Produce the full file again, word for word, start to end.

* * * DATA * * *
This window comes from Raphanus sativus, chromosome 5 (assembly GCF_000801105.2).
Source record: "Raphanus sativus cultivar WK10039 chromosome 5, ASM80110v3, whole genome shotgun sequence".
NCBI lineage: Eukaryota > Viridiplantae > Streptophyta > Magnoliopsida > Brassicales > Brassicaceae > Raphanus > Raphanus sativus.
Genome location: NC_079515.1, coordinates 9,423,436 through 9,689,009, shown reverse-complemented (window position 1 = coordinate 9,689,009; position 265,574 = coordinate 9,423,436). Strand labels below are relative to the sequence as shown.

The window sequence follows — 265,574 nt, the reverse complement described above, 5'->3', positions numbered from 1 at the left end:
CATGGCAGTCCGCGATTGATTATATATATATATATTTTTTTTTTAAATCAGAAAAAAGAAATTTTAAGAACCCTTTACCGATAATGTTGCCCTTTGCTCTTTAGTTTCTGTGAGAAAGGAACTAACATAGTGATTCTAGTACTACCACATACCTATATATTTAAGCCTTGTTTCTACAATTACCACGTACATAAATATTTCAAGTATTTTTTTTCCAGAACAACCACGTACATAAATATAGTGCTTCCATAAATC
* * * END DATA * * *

This window comes from Raphanus sativus, chromosome 5 (assembly GCF_000801105.2).
Source record: "Raphanus sativus cultivar WK10039 chromosome 5, ASM80110v3, whole genome shotgun sequence".
NCBI lineage: Eukaryota > Viridiplantae > Streptophyta > Magnoliopsida > Brassicales > Brassicaceae > Raphanus > Raphanus sativus.
Genome location: NC_079515.1, coordinates 9,423,436 through 9,689,009, shown reverse-complemented (window position 1 = coordinate 9,689,009; position 265,574 = coordinate 9,423,436). Strand labels below are relative to the sequence as shown.

The window sequence follows — 265,574 nt, the reverse complement described above, 5'->3', positions numbered from 1 at the left end:
CATGGCAGTCCGCGATTGATTATATATATATATATTTTTTTTTTAAATCAGAAAAAAGAAATTTTAAGAACCCTTTACCGATAATGTTGCCCTTTGCTCTTTAGTTTCTGTGAGAAAGGAACTAACATAGTGATTCTAGTACTACCACATACCTATATATTTAAGCCTTGTTTCTACAATTACCACGTACATAAATATTTCAAGTATTTTTTTTCCAGAACAACCACGTACATAAATATAGTGCTTCCATAAATC